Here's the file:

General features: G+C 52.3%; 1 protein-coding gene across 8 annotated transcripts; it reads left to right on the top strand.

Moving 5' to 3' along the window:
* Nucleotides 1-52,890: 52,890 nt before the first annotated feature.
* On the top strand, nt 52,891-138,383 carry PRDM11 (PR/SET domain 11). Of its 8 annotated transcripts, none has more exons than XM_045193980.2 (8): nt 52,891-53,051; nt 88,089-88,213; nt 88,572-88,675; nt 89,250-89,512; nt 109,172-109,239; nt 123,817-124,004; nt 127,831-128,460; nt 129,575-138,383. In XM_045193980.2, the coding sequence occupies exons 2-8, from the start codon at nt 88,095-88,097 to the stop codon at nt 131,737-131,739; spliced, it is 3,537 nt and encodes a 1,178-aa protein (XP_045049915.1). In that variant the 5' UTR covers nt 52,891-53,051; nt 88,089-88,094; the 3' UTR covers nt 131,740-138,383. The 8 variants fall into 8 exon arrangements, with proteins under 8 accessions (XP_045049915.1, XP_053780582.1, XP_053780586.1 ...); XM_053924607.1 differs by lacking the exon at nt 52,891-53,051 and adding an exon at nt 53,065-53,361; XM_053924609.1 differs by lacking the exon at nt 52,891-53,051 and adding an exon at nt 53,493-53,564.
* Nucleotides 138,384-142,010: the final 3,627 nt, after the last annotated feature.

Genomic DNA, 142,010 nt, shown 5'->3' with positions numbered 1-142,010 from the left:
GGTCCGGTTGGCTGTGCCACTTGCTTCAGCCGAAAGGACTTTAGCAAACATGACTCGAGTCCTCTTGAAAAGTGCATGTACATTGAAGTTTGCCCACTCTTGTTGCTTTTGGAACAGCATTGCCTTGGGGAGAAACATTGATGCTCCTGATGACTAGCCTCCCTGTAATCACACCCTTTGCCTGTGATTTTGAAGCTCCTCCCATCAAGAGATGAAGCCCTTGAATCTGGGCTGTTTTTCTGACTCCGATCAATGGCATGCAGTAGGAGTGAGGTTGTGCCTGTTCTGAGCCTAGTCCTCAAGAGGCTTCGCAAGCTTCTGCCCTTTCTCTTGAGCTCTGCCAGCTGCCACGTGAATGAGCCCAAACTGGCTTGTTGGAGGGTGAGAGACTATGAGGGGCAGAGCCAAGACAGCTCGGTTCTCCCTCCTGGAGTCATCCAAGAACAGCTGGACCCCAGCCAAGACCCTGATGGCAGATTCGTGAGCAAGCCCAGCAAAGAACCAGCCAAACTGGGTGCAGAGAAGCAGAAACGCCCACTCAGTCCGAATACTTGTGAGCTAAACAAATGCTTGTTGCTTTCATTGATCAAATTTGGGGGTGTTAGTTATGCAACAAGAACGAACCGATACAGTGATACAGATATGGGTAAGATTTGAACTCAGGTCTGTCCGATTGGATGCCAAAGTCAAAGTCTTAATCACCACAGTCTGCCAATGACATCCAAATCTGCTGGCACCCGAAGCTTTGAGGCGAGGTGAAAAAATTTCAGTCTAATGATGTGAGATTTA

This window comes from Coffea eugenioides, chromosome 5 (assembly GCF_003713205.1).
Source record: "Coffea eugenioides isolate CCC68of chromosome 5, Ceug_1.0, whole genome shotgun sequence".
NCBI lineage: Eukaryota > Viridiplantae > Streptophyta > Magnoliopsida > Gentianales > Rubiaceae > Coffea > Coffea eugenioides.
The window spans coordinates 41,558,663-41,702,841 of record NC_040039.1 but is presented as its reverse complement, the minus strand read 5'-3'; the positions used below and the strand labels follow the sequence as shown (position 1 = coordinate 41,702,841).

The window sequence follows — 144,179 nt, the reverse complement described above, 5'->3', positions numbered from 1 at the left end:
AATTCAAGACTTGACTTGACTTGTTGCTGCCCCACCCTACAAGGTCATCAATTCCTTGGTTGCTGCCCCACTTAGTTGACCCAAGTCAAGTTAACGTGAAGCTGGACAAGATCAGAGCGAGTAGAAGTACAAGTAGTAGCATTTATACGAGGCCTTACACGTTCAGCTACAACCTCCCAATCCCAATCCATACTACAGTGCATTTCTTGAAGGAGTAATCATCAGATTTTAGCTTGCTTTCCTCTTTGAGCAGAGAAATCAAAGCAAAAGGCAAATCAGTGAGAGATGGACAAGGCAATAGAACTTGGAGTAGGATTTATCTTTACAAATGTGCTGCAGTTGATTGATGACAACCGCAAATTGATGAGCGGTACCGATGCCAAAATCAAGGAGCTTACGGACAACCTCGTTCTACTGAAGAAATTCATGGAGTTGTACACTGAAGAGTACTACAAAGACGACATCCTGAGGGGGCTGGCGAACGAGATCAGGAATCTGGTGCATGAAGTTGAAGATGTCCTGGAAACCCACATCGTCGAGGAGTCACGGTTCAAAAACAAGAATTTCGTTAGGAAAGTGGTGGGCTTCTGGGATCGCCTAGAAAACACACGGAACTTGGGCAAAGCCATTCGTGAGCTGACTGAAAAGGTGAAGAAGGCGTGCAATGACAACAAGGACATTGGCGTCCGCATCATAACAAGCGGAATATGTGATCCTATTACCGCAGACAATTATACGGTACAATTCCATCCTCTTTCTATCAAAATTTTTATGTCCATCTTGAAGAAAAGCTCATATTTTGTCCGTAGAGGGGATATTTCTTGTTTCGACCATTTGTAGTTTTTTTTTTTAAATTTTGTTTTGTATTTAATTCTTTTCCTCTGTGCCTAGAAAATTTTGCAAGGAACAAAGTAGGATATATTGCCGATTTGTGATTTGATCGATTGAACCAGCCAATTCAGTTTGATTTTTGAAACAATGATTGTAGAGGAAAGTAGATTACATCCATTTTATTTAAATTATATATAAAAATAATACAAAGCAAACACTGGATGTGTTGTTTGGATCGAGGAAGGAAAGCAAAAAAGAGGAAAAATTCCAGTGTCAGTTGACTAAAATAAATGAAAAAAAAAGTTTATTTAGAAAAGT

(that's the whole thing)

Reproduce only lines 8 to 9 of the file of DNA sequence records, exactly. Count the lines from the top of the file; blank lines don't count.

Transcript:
This window comes from Coffea eugenioides, chromosome 5 (assembly GCF_003713205.1).
Source record: "Coffea eugenioides isolate CCC68of chromosome 5, Ceug_1.0, whole genome shotgun sequence".